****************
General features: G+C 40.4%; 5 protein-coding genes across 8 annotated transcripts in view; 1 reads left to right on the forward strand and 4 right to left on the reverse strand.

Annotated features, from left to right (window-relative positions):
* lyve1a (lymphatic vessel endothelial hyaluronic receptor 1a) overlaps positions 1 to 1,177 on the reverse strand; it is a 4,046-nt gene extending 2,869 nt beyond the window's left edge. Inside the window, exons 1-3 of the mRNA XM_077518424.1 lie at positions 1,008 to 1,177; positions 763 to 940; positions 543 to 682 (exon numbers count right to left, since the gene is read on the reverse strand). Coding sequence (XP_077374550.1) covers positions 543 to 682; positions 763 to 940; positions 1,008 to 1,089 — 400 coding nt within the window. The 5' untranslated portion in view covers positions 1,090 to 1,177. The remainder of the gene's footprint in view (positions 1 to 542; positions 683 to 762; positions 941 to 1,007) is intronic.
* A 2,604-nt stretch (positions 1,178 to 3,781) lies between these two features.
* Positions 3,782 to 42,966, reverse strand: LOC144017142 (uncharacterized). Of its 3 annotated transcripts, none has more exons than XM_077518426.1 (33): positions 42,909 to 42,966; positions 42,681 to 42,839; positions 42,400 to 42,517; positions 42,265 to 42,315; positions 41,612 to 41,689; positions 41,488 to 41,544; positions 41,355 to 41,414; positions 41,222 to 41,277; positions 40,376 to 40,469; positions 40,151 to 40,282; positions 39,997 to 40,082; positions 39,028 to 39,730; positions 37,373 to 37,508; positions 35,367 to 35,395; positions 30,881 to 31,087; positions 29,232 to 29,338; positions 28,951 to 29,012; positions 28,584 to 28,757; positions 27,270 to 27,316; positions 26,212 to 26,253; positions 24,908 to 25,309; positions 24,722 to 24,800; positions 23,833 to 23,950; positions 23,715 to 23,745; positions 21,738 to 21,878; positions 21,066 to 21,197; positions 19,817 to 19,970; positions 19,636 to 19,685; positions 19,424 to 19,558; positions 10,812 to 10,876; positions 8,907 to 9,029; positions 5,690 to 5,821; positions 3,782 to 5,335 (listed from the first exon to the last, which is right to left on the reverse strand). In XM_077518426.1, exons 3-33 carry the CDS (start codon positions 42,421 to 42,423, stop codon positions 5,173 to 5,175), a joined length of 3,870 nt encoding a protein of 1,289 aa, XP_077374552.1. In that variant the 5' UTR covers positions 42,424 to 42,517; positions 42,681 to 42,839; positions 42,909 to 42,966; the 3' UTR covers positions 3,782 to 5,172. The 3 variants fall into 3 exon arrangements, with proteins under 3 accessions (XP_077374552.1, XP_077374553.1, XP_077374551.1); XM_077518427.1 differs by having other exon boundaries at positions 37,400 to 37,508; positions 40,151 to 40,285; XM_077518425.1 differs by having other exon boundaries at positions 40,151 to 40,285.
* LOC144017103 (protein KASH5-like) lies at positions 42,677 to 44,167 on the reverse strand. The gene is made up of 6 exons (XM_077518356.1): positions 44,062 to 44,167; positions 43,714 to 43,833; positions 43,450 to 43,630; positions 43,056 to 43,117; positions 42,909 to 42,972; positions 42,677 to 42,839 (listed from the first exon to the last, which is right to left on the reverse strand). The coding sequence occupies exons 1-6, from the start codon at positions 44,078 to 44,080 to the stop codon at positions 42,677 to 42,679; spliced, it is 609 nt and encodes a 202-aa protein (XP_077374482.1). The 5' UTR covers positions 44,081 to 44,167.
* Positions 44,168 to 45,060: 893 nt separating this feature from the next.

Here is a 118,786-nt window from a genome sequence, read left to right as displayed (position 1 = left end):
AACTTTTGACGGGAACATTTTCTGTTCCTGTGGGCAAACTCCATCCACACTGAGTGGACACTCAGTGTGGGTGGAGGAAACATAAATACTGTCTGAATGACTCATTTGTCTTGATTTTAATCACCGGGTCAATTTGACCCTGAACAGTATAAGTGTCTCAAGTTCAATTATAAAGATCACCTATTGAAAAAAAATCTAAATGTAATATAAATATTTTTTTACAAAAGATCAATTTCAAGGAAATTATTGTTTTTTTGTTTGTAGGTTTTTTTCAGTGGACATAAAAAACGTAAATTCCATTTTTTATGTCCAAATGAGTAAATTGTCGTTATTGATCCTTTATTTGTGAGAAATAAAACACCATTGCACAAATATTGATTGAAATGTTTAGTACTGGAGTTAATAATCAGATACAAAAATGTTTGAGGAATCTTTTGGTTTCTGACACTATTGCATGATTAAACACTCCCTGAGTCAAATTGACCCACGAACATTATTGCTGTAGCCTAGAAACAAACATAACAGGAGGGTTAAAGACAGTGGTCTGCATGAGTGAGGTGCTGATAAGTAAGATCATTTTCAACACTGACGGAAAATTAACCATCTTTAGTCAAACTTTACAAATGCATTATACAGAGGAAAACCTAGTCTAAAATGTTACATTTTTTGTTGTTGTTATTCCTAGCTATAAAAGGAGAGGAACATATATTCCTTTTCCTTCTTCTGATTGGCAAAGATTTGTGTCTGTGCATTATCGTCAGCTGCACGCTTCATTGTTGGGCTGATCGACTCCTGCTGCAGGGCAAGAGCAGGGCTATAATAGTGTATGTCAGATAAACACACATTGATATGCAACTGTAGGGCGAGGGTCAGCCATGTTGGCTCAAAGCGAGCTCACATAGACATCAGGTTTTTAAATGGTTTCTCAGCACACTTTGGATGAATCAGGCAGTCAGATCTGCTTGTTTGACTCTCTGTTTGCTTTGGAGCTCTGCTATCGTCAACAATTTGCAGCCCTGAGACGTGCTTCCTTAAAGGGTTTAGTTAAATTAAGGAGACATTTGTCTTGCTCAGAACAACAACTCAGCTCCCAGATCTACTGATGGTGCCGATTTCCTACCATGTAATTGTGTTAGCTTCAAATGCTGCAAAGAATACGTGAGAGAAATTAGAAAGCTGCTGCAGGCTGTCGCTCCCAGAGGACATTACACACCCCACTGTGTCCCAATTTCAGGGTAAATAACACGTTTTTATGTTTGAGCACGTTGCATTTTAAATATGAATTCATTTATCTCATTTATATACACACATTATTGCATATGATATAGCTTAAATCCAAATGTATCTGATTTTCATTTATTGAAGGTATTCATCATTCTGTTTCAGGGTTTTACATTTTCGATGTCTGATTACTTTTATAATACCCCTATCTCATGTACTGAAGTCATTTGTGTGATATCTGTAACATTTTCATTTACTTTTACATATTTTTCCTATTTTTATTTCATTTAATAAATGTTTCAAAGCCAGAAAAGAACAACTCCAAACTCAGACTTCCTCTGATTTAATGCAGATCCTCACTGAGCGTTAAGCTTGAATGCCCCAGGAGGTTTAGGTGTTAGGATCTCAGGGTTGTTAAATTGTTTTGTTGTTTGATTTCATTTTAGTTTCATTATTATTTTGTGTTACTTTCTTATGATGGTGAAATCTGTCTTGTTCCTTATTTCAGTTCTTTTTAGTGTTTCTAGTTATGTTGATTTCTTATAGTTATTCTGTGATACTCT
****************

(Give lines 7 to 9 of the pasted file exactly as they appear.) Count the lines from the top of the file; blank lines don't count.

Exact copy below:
* Positions 44,168 to 45,060: 893 nt separating this feature from the next.

Here is a 118,786-nt window from a genome sequence, read left to right as displayed (position 1 = left end):
AACTTTTGACGGGAACATTTTCTGTTCCTGTGGGCAAACTCCATCCACACTGAGTGGACACTCAGTGTGGGTGGAGGAAACATAAATACTGTCTGAATGACTCATTTGTCTTGATTTTAATCACCGGGTCAATTTGACCCTGAACAGTATAAGTGTCTCAAGTTCAATTATAAAGATCACCTATTGAAAAAAAATCTAAATGTAATATAAATATTTTTTTACAAAAGATCAATTTCAAGGAAATTATTGTTTTTTTGTTTGTAGGTTTTTTTCAGTGGACATAAAAAACGTAAATTCCATTTTTTATGTCCAAATGAGTAAATTGTCGTTATTGATCCTTTATTTGTGAGAAATAAAACACCATTGCACAAATATTGATTGAAATGTTTAGTACTGGAGTTAATAATCAGATACAAAAATGTTTGAGGAATCTTTTGGTTTCTGACACTATTGCATGATTAAACACTCCCTGAGTCAAATTGACCCACGAACATTATTGCTGTAGCCTAGAAACAAACATAACAGGAGGGTTAAAGACAGTGGTCTGCATGAGTGAGGTGCTGATAAGTAAGATCATTTTCAACACTGACGGAAAATTAACCATCTTTAGTCAAACTTTACAAATGCATTATACAGAGGAAAACCTAGTCTAAAATGTTACATTTTTTGTTGTTGTTATTCCTAGCTATAAAAGGAGAGGAACATATATTCCTTTTCCTTCTTCTGATTGGCAAAGATTTGTGTCTGTGCATTATCGTCAGCTGCACGCTTCATTGTTGGGCTGATCGACTCCTGCTGCAGGGCAAGAGCAGGGCTATAATAGTGTATGTCAGATAAACACACATTGATATGCAACTGTAGGGCGAGGGTCAGCCATGTTGGCTCAAAGCGAGCTCACATAGACATCAGGTTTTTAAATGGTTTCTCAGCACACTTTGGATGAATCAGGCAGTCAGATCTGCTTGTTTGACTCTCTGTTTGCTTTGGAGCTCTGCTATCGTCAACAATTTGCAGCCCTGAGACGTGCTTCCTTAAAGGGTTTAGTTAAATTAAGGAGACATTTGTCTTGCTCAGAACAACAACTCAGCTCCCAGATCTACTGATGGTGCCGATTTCCTACCATGTAATTGTGTTAGCTTCAAATGCTGCAAAGAATACGTGAGAGAAATTAGAAAGCTGCTGCAGGCTGTCGCTCCCAGAGGACATTACACACCCCACTGTGTCCCAATTTCAGGGTAAATAACACGTTTTTATGTTTGAGCACGTTGCATTTTAAATATGAATTCATTTATCTCATTTATATACACACATTATTGCATATGATATAGCTTAAATCCAAATGTATCTGATTTTCATTTATTGAAGGTATTCATCATTCTGTTTCAGGGTTTTACATTTTCGATGTCTGATTACTTTTATAATACCCCTATCTCATGTACTGAAGTCATTTGTGTGATATCTGTAACATTTTCATTTACTTTTACATATTTTTCCTATTTTTATTTCATTTAATAAATGTTTCAAAGCCAGAAAAGAACAACTCCAAACTCAGACTTCCTCTGATTTAATGCAGATCCTCACTGAGCGTTAAGCTTGAATGCCCCAGGAGGTTTAGGTGTTAGGATCTCAGGGTTGTTAAATTGTTTTGTTGTTTGATTTCATTTTAGTTTCATTATTATTTTGTGTTACTTTCTTATGATGGTGAAATCTGTCTTGTTCCTTATTTCAGTTCTTTTTAGTGTTTCTAGTTATGTTGATTTCTTATAGTTATTCTGTGATACTCT